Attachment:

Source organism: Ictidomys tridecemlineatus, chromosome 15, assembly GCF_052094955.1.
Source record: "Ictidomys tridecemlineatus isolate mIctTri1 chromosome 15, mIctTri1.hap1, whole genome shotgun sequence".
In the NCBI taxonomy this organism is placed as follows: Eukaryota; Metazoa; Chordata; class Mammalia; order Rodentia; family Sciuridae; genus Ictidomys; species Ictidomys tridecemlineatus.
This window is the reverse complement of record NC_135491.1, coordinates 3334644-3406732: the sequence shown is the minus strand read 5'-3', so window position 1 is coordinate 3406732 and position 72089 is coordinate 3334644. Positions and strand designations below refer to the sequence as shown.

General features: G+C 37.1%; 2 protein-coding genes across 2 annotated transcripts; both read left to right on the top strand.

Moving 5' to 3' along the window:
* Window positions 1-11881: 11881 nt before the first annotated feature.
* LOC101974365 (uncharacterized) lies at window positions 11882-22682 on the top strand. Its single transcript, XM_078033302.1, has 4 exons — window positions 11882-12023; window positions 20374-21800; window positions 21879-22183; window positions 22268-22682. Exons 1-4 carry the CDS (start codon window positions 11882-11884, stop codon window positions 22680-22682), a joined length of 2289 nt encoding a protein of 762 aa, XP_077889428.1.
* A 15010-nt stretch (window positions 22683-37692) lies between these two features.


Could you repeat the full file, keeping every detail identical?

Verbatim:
Source organism: Ictidomys tridecemlineatus, chromosome 15, assembly GCF_052094955.1.
Source record: "Ictidomys tridecemlineatus isolate mIctTri1 chromosome 15, mIctTri1.hap1, whole genome shotgun sequence".
In the NCBI taxonomy this organism is placed as follows: Eukaryota; Metazoa; Chordata; class Mammalia; order Rodentia; family Sciuridae; genus Ictidomys; species Ictidomys tridecemlineatus.
This window is the reverse complement of record NC_135491.1, coordinates 3334644-3406732: the sequence shown is the minus strand read 5'-3', so window position 1 is coordinate 3406732 and position 72089 is coordinate 3334644. Positions and strand designations below refer to the sequence as shown.

General features: G+C 37.1%; 2 protein-coding genes across 2 annotated transcripts; both read left to right on the top strand.

Moving 5' to 3' along the window:
* Window positions 1-11881: 11881 nt before the first annotated feature.
* LOC101974365 (uncharacterized) lies at window positions 11882-22682 on the top strand. Its single transcript, XM_078033302.1, has 4 exons — window positions 11882-12023; window positions 20374-21800; window positions 21879-22183; window positions 22268-22682. Exons 1-4 carry the CDS (start codon window positions 11882-11884, stop codon window positions 22680-22682), a joined length of 2289 nt encoding a protein of 762 aa, XP_077889428.1.
* A 15010-nt stretch (window positions 22683-37692) lies between these two features.